Crusader's Torch Page 58

As Olivia hurried after Pere Savaric, she consoled herself with the thought that in the chapel she would not be exposed to the phthartic touch of the sun.

* * *

Text of a letter from Niklos Aulirios to Ragoczy Sanct' Germain Franciscus.

To the most extraordinary associate of my mistress, Niklos Aulirios sends greetings from Roma and hopes that if this place called Lo-Yang truly exists that Ragoczy Sanct' Germain has found a haven there.

Your letter, which was sent to Alexandria, has only just been brought here, and that more by accident than anything else: vassals of Henry, the Holy Roman Emperor, returning from the Crusade, had the letter which was given to them at Ascalon by a monk coming from Alexandria. Because they were bound for Roma and one was literate, the monk entrusted your letter to them, and now it is in my hands, held for the arrival of Olivia.

It is true that she has not yet come here. I have men searching for her, so far without success. That alone causes me concern, for although I know how resourceful Olivia is, and how determined she can be, I am also aware that these are unsettled times in the Holy Land, and she might find more hazards than even she can manage.

Why I tell you this I do not quite know. In that Lo-Yang place, you are hardly in a position to help me search for her. And by the time this reaches you—if it does reach you—I will doubtless have found her. Still, you are the one who is her most treasured friend, and it lessens my fear for her to write to you on her behalf. Certainly if you were anywhere in Europe I would have sent for you before now.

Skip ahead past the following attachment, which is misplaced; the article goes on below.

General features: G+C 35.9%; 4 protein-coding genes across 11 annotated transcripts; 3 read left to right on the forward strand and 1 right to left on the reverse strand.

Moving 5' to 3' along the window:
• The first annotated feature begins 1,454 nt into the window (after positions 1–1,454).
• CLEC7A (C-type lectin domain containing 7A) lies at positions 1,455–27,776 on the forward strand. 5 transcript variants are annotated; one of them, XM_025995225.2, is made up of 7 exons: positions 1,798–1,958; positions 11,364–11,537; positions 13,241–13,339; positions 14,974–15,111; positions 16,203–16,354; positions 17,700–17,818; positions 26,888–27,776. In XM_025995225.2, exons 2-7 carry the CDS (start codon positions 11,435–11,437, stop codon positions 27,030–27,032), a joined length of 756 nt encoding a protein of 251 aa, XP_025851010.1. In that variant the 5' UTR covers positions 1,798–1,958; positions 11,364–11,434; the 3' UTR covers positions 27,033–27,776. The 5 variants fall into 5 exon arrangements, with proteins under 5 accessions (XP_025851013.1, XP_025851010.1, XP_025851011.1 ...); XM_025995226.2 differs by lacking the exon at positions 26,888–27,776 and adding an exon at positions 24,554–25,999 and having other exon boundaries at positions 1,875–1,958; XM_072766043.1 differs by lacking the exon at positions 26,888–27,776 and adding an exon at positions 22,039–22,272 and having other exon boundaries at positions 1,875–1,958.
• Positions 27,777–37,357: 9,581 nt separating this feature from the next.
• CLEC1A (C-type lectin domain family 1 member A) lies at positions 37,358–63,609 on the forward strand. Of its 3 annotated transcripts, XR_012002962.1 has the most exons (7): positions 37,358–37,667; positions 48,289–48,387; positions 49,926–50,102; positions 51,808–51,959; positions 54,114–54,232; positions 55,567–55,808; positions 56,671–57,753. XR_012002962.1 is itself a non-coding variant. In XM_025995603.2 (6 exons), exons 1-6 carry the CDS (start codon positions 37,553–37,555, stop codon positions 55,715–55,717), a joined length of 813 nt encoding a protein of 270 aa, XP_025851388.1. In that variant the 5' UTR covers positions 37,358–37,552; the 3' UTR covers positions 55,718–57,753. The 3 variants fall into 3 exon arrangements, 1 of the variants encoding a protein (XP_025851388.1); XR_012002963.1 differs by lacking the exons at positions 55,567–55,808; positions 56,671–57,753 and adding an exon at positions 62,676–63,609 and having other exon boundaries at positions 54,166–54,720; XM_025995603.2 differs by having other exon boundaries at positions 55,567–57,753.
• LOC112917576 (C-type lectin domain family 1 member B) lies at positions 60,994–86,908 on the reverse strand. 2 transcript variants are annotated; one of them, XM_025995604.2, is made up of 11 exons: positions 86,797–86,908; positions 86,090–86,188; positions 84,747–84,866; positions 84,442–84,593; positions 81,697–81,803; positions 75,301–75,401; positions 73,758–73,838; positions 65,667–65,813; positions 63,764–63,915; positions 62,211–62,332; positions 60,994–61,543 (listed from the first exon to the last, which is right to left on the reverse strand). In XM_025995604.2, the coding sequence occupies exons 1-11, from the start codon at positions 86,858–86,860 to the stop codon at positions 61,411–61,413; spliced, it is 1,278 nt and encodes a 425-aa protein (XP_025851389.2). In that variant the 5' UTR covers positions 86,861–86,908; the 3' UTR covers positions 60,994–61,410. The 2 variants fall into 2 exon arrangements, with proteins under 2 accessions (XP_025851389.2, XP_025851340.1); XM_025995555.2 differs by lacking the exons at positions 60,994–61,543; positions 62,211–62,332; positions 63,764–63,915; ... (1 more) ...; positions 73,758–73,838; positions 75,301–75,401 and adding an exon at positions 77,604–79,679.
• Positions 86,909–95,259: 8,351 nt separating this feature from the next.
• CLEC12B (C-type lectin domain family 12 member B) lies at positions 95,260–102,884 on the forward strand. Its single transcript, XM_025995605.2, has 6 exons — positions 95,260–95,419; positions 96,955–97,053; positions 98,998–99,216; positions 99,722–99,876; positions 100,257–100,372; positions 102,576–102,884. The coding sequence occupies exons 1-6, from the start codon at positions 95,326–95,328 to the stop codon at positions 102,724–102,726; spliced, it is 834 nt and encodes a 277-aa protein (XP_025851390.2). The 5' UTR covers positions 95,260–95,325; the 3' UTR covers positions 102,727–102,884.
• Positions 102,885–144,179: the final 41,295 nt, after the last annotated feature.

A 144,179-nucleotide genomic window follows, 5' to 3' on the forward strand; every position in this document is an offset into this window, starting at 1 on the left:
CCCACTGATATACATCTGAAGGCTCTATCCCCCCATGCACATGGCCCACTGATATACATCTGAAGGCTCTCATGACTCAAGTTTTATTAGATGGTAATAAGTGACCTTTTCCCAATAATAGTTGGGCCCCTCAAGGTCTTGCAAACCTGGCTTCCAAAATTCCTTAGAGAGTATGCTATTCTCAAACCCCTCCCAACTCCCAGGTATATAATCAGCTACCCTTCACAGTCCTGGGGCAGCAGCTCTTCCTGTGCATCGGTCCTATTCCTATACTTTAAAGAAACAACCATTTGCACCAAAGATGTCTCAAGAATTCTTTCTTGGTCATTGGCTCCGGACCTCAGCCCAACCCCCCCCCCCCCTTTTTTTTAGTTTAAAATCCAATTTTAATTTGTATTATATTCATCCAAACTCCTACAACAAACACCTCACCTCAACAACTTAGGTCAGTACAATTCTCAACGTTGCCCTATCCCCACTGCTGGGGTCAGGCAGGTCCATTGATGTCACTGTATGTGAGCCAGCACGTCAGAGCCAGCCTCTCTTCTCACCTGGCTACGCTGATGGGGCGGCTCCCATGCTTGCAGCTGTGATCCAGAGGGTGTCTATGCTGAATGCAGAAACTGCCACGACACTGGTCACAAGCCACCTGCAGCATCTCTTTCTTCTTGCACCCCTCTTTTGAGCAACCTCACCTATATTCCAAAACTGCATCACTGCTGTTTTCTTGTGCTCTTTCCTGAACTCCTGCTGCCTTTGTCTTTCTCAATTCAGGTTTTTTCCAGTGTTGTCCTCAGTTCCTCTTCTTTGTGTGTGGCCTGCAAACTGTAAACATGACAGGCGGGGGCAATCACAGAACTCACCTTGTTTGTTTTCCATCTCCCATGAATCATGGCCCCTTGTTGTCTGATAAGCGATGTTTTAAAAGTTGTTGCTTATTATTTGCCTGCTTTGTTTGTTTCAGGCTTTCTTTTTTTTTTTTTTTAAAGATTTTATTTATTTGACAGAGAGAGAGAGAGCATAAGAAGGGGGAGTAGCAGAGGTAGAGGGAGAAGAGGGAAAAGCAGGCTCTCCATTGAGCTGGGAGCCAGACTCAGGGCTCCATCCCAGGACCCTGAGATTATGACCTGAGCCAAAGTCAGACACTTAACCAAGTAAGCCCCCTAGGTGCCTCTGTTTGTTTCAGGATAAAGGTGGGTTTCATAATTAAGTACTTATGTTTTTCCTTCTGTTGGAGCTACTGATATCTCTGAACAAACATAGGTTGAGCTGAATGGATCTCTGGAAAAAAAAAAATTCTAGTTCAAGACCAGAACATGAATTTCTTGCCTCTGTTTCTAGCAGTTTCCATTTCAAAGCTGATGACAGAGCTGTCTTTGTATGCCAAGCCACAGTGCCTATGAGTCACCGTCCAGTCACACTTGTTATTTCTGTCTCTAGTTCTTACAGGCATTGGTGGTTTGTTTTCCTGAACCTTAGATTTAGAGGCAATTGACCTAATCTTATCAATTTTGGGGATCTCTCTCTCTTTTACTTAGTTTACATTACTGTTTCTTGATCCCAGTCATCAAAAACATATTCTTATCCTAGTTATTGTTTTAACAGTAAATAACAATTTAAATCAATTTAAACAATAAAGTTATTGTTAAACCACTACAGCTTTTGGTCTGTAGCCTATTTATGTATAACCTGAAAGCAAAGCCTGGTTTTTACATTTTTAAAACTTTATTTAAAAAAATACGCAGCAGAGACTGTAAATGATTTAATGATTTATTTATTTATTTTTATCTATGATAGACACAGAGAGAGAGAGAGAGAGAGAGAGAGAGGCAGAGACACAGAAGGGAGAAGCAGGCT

If it were possible, I would leave the estate I have purchased for her and go looking for her myself. However, the law now requires a legally appointed factotum to be present or the villa is liable to seizure. Now that the land is producing well and there are foals in the pastures, many of the local landlords are searching for an excuse to claim this place as their own. One of the local monasteries has informed me that half the grapes in the vinyard are theirs by right. There are others who feel the same way but have not the cloak of religion to conceal their avarice. Olivia has ordered me to establish a home for her, and that I have done. I am not going to risk this place when I have other means of searching for her; not yet, in any case. If the men who are trying to find her are not successful by the end of summer, then I will have to make some arrangements for here and look for her myself, in spite of her orders and in spite of the laws here. There are many times when I wish that were possible now.